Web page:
Featured Research

from universities, journals, and other organizations

Changes in genetic testing recommendations strengthen patient autonomy

Date:
June 12, 2014
Source:
Mayo Clinic
Summary:
Recent modifications in recommendations regarding incidental findings in genetic testing from the American College of Medical Genetics and Genomics depart from the college’s 2013 recommendations in favor of an individualized approach. Experts have published a review of the updated 2014 recommendations.

Recent modifications in recommendations regarding incidental findings (IFs) in genetic testing from the American College of Medical Genetics and Genomics (ACMG) depart from the college's 2013 recommendations in favor of an individualized approach. Experts in the Bioethics Program of the Mayo Clinic Center for Individualized Medicine published a review of the updated 2014 recommendations in the journal Proceedings.

"The feedback from ACMG members indicated that the 2013 recommendations did not accommodate diverse patient needs," says Jennifer McCormick, Ph.D., M.P.P., who authored the review.

The 2013 recommendations embraced an all-or-nothing philosophy, which advised patients who did not want to be informed of some, or all, IFs to forgo whole exome or whole genome sequencing (WES/WGS), according to the review. In addition, the college originally instructed that laboratories "actively search" and notify patients of pathogenic variants in genes, which raised controversy regarding patient rights.

With the 2014 recommendations, patients have more autonomy to customize their WES/WGS results based on their comfort level with knowledge, other than the original reason to seek genetic testing, says Dr. McCormick.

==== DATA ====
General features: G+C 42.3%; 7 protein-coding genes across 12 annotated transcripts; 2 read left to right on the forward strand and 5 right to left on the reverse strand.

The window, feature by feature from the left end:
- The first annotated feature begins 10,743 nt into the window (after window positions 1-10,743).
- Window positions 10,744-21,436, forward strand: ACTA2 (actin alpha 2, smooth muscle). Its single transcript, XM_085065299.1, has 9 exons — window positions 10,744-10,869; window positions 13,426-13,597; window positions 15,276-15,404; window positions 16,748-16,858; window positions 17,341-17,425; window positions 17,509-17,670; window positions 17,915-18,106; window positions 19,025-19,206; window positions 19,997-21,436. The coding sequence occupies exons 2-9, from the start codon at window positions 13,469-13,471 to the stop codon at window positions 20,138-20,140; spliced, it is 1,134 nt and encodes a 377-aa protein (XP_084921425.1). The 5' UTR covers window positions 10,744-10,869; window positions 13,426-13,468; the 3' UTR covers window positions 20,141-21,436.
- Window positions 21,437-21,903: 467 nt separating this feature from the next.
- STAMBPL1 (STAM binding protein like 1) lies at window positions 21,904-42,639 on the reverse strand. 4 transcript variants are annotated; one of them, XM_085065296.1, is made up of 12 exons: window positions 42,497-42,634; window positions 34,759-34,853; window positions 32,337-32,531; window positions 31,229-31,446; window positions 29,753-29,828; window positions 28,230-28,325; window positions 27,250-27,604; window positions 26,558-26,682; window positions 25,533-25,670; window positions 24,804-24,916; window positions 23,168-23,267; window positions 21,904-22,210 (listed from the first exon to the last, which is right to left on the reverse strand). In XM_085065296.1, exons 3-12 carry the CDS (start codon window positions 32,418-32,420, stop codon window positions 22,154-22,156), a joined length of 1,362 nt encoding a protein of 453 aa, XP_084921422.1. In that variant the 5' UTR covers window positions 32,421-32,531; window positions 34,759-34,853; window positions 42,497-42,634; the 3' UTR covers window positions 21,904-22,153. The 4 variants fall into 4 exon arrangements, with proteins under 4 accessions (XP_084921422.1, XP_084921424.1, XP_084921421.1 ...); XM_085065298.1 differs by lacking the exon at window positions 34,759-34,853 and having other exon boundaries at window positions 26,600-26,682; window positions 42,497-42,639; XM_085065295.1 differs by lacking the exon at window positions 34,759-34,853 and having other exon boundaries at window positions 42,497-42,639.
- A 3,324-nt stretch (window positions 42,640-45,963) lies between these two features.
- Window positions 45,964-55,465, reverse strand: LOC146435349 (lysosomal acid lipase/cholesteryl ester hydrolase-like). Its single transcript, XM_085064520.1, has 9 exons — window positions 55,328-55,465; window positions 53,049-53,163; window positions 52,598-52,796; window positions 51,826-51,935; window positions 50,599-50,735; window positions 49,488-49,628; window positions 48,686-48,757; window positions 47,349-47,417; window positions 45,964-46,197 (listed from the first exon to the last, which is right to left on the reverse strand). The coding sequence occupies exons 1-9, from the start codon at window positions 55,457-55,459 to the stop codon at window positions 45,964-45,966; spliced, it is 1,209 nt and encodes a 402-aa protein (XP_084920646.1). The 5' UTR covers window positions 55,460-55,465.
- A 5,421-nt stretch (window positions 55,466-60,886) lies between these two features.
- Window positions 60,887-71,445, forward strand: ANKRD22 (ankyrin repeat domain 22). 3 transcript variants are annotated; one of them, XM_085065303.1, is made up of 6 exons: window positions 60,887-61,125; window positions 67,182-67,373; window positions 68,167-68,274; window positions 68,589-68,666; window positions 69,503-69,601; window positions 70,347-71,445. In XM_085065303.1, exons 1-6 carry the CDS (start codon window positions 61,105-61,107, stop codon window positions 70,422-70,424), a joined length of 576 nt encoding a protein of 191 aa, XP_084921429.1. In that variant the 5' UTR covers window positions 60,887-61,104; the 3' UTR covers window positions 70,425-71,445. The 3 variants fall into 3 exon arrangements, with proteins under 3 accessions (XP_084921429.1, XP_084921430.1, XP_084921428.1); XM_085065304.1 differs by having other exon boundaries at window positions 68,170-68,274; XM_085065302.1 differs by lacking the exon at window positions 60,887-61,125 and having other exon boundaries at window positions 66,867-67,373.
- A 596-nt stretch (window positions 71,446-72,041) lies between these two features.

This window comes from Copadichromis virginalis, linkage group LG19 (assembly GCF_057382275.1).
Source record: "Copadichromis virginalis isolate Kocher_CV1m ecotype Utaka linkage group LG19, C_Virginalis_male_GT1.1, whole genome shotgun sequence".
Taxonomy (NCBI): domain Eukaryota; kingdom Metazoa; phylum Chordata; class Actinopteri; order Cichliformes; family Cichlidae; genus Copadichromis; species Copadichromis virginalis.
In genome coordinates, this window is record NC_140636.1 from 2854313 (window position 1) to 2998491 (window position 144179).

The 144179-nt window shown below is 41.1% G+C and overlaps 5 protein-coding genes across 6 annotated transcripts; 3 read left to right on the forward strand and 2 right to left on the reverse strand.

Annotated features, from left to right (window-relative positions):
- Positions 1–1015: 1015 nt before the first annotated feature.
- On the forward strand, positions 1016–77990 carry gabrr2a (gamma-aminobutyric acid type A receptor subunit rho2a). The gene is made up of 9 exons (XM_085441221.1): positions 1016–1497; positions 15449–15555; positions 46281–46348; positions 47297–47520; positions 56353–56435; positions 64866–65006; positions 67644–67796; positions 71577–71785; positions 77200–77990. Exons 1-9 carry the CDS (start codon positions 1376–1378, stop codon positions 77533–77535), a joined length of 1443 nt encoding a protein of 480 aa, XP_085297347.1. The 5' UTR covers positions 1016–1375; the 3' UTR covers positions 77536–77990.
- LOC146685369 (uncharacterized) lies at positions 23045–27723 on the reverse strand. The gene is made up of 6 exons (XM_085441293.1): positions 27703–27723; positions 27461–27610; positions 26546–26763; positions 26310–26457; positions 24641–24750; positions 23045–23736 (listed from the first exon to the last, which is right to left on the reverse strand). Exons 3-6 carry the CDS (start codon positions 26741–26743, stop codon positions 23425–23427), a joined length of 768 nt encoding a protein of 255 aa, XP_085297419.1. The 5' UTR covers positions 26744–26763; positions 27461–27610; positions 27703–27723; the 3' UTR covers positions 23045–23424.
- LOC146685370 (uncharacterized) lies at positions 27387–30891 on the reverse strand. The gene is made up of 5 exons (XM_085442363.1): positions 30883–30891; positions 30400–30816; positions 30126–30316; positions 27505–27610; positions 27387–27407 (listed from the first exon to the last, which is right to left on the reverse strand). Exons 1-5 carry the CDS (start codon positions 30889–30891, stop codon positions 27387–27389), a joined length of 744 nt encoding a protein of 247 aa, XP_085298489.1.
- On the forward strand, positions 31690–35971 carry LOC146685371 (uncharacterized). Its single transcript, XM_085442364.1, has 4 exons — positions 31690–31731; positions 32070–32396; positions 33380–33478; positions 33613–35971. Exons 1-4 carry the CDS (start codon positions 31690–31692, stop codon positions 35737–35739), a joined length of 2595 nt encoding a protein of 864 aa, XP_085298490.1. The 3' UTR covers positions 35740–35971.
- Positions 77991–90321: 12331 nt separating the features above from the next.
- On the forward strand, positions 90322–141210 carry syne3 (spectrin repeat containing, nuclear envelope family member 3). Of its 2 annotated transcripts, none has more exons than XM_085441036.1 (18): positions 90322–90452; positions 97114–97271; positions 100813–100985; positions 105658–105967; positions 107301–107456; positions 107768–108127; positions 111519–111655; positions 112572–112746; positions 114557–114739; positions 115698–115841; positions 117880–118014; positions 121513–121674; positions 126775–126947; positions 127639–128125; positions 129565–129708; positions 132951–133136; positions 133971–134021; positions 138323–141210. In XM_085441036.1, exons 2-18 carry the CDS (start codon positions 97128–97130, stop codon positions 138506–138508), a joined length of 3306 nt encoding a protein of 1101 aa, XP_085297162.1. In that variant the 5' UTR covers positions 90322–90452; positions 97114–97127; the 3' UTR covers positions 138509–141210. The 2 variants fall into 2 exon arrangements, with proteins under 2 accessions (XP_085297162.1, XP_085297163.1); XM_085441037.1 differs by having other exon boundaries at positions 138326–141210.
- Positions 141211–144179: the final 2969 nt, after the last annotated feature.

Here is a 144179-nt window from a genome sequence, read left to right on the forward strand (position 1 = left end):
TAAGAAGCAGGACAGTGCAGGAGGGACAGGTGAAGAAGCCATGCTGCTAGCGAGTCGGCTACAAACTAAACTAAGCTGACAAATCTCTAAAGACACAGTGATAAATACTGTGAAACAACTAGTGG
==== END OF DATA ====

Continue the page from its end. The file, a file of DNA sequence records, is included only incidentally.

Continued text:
"This is an important discussion, and the move toward greater autonomy is good for everyone ― both patients and physicians," says Dr. McCormick. "Medicine in general is moving toward more patient autonomy and shared decision making. Genomics and individualized medicine happen to be the starkest and least well-defined examples of this trend ― we have no best practices yet."

Much genomic analysis is meant to aid the patient in making medical decisions, sometimes in the distant future, and there are often far-reaching implications for family members, say Dr. McCormick and her co-authors. These factors combine to make this type of testing very personal, especially regarding incidental findings. For example, patients can decide before testing to filter their results for only one part of their genome. This step is important because it differentiates between single-gene testing and WES/WGS. Where single-gene testing is selective, whole exome/genome sequencing is comprehensive.

Studies being done at Mayo Clinic and elsewhere are examining the preferences of patients regarding IFs found while conducting WES/WGS. Clinical trials also are being used to learn the advantages and disadvantages of informing patients about the results of their whole genome sequence.


Story Source:

The above story is based on materials provided by Mayo Clinic. Note: Materials may be edited for content and length.


Journal Reference:

  1. Jennifer B. McCormick, Richard R. Sharp, Gianrico Farrugia, Noralane M. Lindor, Dusica Babovic-Vuksanovic, Mitesh J. Borad, Alan H. Bryce, Richard J. Caselli, Matthew J. Ferber, Kiley J. Johnson, Konstantinos N. Lazaridis, Robert R. McWilliams, Joseph A. Murray, Alexander S. Parker, Kimberly A. Schahl, Eric D. Wieben. Genomic Medicine and Incidental Findings: Balancing Actionability and Patient Autonomy. Mayo Clinic Proceedings, 2014; 89 (6): 718 DOI: 10.1016/j.mayocp.2014.04.008